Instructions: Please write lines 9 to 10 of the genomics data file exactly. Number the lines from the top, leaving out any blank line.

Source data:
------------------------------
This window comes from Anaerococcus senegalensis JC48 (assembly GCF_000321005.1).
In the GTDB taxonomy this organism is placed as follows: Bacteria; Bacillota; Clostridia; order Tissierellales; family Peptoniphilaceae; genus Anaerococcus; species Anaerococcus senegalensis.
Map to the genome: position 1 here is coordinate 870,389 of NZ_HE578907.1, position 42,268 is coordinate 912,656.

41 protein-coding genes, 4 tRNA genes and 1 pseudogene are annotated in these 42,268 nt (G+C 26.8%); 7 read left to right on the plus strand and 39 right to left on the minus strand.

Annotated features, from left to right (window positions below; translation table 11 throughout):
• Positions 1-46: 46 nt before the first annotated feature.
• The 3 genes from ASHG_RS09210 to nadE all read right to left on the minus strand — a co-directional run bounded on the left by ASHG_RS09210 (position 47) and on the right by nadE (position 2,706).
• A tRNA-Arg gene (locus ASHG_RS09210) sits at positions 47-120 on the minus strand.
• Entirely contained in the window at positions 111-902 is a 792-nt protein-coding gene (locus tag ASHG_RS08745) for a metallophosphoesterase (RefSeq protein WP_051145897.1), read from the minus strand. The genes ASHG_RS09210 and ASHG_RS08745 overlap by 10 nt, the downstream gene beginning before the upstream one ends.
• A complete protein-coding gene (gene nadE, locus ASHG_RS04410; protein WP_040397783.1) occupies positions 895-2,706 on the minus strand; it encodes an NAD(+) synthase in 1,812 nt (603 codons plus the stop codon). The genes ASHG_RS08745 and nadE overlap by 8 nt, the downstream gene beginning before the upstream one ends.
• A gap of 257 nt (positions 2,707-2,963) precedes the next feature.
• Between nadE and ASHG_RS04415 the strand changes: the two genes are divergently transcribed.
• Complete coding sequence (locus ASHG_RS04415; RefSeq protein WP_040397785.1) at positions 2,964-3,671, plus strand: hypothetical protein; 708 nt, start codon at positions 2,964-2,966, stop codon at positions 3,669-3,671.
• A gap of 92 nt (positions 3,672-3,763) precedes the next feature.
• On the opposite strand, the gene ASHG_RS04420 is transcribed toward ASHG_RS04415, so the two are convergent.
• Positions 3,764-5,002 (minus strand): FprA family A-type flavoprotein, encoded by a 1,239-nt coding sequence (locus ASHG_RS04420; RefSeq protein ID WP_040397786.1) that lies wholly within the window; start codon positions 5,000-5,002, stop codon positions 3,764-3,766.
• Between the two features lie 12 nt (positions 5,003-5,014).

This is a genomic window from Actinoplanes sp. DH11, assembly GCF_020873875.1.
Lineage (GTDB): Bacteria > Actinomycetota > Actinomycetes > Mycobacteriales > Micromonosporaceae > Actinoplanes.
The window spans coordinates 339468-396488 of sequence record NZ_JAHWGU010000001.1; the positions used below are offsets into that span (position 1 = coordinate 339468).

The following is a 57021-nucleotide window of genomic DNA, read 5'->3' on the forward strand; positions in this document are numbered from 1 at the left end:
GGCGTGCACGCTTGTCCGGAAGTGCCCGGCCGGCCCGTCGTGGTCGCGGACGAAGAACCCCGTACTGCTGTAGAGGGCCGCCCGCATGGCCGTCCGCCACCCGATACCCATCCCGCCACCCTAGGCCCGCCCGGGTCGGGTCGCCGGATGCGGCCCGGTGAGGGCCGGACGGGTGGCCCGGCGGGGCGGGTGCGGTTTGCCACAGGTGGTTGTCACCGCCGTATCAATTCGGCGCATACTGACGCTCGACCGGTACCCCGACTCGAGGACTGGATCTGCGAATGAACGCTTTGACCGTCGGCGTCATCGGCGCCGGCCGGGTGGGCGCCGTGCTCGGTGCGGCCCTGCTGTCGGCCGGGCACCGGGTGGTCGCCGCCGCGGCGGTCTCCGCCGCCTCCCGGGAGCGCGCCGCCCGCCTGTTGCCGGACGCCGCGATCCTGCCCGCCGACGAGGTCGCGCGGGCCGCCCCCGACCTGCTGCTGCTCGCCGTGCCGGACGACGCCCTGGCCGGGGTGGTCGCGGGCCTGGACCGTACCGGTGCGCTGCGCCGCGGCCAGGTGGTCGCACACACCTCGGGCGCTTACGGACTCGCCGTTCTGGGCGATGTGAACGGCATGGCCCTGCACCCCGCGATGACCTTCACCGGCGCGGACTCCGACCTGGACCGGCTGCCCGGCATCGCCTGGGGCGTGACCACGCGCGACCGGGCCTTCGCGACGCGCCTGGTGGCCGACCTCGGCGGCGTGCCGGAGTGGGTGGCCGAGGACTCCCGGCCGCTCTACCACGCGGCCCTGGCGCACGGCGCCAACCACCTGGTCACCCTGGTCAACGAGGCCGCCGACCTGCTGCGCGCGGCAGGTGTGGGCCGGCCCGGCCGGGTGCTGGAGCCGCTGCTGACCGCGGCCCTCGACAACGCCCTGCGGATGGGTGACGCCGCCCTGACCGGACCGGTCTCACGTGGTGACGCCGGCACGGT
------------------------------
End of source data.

• Entirely contained in the window at positions 111-902 is a 792-nt protein-coding gene (locus tag ASHG_RS08745) for a metallophosphoesterase (RefSeq protein WP_051145897.1), read from the minus strand. The genes ASHG_RS09210 and ASHG_RS08745 overlap by 10 nt, the downstream gene beginning before the upstream one ends.
• A complete protein-coding gene (gene nadE, locus ASHG_RS04410; protein WP_040397783.1) occupies positions 895-2,706 on the minus strand; it encodes an NAD(+) synthase in 1,812 nt (603 codons plus the stop codon). The genes ASHG_RS08745 and nadE overlap by 8 nt, the downstream gene beginning before the upstream one ends.